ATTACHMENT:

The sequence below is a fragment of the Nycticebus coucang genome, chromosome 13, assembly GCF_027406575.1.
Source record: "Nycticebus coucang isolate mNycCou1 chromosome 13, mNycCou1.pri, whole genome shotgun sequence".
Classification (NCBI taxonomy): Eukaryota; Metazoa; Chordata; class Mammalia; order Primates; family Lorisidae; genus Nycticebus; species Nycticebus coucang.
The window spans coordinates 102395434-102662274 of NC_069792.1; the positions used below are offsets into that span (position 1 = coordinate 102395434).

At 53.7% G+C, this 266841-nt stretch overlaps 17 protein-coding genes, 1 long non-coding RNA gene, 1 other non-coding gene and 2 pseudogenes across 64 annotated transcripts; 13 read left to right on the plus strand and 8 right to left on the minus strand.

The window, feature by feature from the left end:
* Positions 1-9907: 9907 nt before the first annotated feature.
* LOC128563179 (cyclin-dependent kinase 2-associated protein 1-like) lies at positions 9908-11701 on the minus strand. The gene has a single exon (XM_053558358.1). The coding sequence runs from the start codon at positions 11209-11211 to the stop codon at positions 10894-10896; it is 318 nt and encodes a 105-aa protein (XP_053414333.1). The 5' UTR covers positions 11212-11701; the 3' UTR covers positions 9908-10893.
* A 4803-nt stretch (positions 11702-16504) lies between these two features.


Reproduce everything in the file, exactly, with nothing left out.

The sequence below is a fragment of the Nycticebus coucang genome, chromosome 13, assembly GCF_027406575.1.
Source record: "Nycticebus coucang isolate mNycCou1 chromosome 13, mNycCou1.pri, whole genome shotgun sequence".
Classification (NCBI taxonomy): Eukaryota; Metazoa; Chordata; class Mammalia; order Primates; family Lorisidae; genus Nycticebus; species Nycticebus coucang.
The window spans coordinates 102395434-102662274 of NC_069792.1; the positions used below are offsets into that span (position 1 = coordinate 102395434).

At 53.7% G+C, this 266841-nt stretch overlaps 17 protein-coding genes, 1 long non-coding RNA gene, 1 other non-coding gene and 2 pseudogenes across 64 annotated transcripts; 13 read left to right on the plus strand and 8 right to left on the minus strand.

The window, feature by feature from the left end:
* Positions 1-9907: 9907 nt before the first annotated feature.
* LOC128563179 (cyclin-dependent kinase 2-associated protein 1-like) lies at positions 9908-11701 on the minus strand. The gene has a single exon (XM_053558358.1). The coding sequence runs from the start codon at positions 11209-11211 to the stop codon at positions 10894-10896; it is 318 nt and encodes a 105-aa protein (XP_053414333.1). The 5' UTR covers positions 11212-11701; the 3' UTR covers positions 9908-10893.
* A 4803-nt stretch (positions 11702-16504) lies between these two features.